Bad Beauty Ingredients

makeup products

If you use makeup, a recent study may give you pause. Researchers tested cosmetics bought from Ulta Beauty, Target, Sephora, and Bed, Bath & Beyond and found that many contained per-and polyfluoroalkyl substances (PFAS), some of which have been associated with serious health concerns such as cancer and obesity. Eighty-two percent of the waterproof mascaras contained PFAS, 63 percent of the foundations, and 62 percent of the liquid lipsticks.

PFAS have been used commercially since the 1940s to "coat" things. Think cookware (Teflon) firefighting foams, food packaging, raincoats, and carpets. Many people are not aware that these chemicals are also used to increase spreadability in cosmetics and to make them more waterproof.

But it's not just PFAS you need to worry about. More than 80,000 ingredients are used in personal care products. About one in eight of these ingredients is an industrial chemical linked with terms like “carcinogen” or “reproductive toxin.”That’s enough to make you think twice about what goes on your skin. It also leads to questions about the cumulative effects that everyday beauty habits have on the environment.

You may already know about the Environmental Working Group’s Dirty Dozen. The Canadian nonprofit David Suzuki Foundation has prepared a list of 12 cosmetic chemicals to avoid. This is helpful as the cosmetics industry continues to work toward standards similar to those guaranteed by organic (food) certification.

Here’s a summary of the foundation’s “dirty dozen” in personal care products:

1.     Chemical preservatives BHA and BHT

2.     Coal tar–derived colors, which may be listed with the phrase FD&C

3.     DEA (diethanolamine) and related ingredients, chemicals that create creaminess or suds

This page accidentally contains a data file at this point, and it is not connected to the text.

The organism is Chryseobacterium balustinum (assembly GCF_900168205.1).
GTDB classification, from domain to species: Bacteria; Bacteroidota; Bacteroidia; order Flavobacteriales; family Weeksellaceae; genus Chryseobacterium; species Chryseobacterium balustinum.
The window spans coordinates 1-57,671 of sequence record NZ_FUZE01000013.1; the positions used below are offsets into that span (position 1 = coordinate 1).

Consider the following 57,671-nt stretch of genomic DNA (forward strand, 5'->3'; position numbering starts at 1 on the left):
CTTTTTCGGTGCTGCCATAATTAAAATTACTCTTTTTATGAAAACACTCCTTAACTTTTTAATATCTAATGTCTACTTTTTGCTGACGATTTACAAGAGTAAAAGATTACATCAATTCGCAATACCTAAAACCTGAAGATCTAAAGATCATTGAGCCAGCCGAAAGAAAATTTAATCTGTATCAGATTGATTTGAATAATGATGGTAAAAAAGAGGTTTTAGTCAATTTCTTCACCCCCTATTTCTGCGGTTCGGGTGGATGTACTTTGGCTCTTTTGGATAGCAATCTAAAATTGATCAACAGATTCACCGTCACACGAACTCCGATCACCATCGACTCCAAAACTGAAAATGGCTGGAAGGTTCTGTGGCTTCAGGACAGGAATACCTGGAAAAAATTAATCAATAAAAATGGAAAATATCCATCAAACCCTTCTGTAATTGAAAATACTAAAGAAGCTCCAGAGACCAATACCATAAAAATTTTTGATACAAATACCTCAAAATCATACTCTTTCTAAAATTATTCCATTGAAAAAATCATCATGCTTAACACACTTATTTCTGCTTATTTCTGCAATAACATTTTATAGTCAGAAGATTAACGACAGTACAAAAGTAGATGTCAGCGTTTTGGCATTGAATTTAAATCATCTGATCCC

4.     Dibutyl phthalate, found in some nail polishes

5.     Formaldehyde-releasing preservatives such as DMDM hydantoin, diazolidinyl urea, and imidazolidinyl urea

6.     Parabens, hormone-disruptive preservatives

7.     Fragrance, or parfum, an unregulated and often unlabeled blend of manmade scents

8.     Petroleum-derived PEG compounds, often used as a base for cosmetic creams

9.     Petrolatum, also called petroleum jelly or mineral oil jelly

10.  Silicone-based siloxanes, used in cosmetics to soften and smooth

11.  Foam-producing sodium laureth sulfate

12.  Antibacterial agent triclosan






"The 'Dirty Dozen' cosmetic chemicals to avoid,"

"Fluorinated compounds in North American cosmetics" by H.D. Whitehead et al., Environmental Science & Technology Letters, 6/15/21


Lynn Tryba

Chief Content Officer

Lynn aims to empower people to make informed decisions about their health and wellness by presenting the latest research on exercise, nutrients, and supplements in reader-friendly ways. She has a deep respect for the power of food as preventive medicine and believes that small steps in the right direction make a big difference.